Charles W. Duval

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The four cultures which form the basis of this communication were recovered from peculiar cases of primary cervical adenitis in man, three of which terminated fatally of disseminated acute miliary tuberculosis in four to six weeks. A careful comparative study shows that Culture II corresponds closely with the "human" and Culture IV with the "bovine" type of(More)
The bacillus of glanders may be so modified in virulence as to produce experimentally lesions differing widely in their histological features. The highly virulent culture causes primary necrosis and disintegration of the tissue followed by the invasion of the injured area by polymorphonuclear leucocytes. The bacilli of moderate virulence give rise to a(More)
According to our present conception of pigment-producing cells melanotic tumors do not occur outside the skin, eye and central nervous system, except as metastatic growths. Pigmented tumors that arise in the internal organs are traced in almost every case to a primary growth in a situation where pigment cells normally exist. Most commonly the black moles of(More)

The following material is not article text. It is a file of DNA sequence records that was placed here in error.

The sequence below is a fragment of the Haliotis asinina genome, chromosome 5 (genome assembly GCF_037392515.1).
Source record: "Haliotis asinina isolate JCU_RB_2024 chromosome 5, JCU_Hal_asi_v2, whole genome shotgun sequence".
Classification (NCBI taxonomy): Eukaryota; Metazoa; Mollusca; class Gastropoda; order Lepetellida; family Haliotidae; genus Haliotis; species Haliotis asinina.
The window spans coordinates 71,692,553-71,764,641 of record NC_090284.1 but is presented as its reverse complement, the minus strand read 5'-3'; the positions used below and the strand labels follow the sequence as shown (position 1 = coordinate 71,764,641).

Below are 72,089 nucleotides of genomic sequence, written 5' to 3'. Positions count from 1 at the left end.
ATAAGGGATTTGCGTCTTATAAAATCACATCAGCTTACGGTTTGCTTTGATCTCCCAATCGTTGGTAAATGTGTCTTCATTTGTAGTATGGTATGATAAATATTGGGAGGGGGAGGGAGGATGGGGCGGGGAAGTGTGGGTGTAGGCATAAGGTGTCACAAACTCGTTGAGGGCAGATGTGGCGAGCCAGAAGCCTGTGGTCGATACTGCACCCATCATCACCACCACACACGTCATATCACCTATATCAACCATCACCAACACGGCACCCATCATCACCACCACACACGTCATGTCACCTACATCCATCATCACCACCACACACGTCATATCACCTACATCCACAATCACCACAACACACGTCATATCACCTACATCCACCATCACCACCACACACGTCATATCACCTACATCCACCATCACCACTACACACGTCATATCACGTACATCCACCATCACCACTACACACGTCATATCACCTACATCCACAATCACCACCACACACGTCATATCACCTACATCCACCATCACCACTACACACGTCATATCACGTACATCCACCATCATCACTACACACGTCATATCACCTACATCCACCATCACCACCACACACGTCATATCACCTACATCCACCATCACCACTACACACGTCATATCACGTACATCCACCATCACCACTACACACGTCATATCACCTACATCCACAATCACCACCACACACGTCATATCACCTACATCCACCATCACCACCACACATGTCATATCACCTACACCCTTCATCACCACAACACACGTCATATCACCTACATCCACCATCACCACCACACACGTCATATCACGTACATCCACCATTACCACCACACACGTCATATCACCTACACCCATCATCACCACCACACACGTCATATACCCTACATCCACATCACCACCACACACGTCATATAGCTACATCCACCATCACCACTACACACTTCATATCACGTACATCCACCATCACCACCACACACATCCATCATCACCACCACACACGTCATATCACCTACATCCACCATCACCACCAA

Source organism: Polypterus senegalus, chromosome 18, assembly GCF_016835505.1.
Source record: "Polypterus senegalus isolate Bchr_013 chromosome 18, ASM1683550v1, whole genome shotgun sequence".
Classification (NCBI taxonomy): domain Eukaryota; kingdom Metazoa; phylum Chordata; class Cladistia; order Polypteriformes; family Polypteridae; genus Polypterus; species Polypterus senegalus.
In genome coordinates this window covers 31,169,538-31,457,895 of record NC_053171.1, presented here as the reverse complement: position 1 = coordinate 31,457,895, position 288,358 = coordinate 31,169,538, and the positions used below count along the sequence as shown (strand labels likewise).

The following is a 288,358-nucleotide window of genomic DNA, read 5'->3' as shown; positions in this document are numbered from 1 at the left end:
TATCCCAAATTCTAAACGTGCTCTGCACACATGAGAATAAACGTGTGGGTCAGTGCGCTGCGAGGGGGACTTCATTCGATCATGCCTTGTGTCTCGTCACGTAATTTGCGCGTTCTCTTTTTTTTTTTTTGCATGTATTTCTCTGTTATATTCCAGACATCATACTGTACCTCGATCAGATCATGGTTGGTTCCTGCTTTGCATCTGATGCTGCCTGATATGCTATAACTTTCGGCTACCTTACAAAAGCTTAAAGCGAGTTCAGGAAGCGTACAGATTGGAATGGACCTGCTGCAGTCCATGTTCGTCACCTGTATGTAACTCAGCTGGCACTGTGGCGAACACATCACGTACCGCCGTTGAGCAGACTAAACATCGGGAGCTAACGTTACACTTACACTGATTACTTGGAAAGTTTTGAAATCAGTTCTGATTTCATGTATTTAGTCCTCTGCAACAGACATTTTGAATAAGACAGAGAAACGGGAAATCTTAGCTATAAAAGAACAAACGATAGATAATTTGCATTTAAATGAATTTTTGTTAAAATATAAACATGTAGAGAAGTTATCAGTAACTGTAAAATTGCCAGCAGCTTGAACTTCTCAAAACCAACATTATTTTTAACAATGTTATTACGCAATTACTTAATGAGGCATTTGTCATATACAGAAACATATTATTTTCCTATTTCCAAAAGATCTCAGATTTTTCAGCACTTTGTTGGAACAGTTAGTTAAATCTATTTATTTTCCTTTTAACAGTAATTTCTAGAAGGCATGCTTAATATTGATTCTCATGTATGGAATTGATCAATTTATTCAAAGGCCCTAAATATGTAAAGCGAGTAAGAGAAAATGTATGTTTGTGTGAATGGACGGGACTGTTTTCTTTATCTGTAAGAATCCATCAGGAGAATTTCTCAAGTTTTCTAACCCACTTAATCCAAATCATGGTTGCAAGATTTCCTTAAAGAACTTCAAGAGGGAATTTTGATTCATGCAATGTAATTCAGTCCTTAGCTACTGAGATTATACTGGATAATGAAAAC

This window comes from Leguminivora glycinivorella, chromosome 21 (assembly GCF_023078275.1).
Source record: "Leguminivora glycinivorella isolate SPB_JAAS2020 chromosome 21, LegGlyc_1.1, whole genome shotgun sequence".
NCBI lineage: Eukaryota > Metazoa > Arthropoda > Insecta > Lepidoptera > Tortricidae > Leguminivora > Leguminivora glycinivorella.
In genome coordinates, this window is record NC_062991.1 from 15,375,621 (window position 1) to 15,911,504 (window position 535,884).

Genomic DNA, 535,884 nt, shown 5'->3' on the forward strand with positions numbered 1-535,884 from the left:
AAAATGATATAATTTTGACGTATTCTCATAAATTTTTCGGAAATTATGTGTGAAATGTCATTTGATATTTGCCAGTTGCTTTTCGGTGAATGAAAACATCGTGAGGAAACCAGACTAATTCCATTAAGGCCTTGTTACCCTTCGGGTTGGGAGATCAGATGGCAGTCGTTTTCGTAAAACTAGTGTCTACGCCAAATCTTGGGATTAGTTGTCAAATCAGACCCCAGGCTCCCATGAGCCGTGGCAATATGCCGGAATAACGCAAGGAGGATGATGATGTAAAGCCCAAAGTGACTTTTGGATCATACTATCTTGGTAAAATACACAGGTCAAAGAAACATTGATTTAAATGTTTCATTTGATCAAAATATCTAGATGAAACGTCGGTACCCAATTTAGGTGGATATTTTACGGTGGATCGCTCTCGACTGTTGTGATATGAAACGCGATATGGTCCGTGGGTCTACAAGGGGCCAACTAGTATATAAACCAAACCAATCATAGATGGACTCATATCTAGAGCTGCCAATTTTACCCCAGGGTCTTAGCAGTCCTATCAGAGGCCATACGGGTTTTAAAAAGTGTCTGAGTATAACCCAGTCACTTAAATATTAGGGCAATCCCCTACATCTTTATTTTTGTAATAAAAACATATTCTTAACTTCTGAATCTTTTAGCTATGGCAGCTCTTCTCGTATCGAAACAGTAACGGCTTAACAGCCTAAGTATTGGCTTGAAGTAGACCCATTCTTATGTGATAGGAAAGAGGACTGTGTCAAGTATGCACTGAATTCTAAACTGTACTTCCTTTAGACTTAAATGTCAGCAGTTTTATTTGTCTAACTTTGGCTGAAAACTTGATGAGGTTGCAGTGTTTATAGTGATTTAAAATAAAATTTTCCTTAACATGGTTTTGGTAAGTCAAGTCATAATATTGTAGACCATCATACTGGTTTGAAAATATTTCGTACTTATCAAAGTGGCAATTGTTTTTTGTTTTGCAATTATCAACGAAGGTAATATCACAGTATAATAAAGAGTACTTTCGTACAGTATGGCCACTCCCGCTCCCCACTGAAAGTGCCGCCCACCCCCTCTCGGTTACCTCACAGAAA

1. Broth-grown cultures, cultures from blood agar slants and culture filtrates (Berkefeld N or V) of H. Streptococcus scarlatinae are without appreciable effect upon the rabbit, no matter how large the dose or by what route introduced. 2. The active toxic principle of H. Streptococcus scarlatinae for rabbits is intimately associated with the protein of the(More)
1. There is present as a causal agent in the nasopharyngeal secretions of measles cases a filter-passing virus. 2. The rabbit and the guinea pig react specifically to the intratracheal and intracirculatory injections of filtered nasopharyngeal secretions secured from cases of human measles. 3. Enanthem, exanthem, and pyrexial disturbances characterize this(More)
In general it may be said that three striking alterations occurred constantly in the animals reacting to intracardiac injections of blood from cases of measles; namely, pyrexia, leucopenia, and nephritis. The elevation in temperature usually began about the 9th day following inoculation, the rise being fairly abrupt from the normal to 104 degrees F. and(More)
The cutaneous reaction demonstrates that the culture lysate of Streptococcus scarlatinae is approximately ten time more potent in its toxic effect than is the culture filtrate since repeated and carefully controlled human skin tests show that 0.1 cc. of a 1:2000 dilution of lysate reacts equally as well as a similar dose of a 1:250 dilution of culture(More)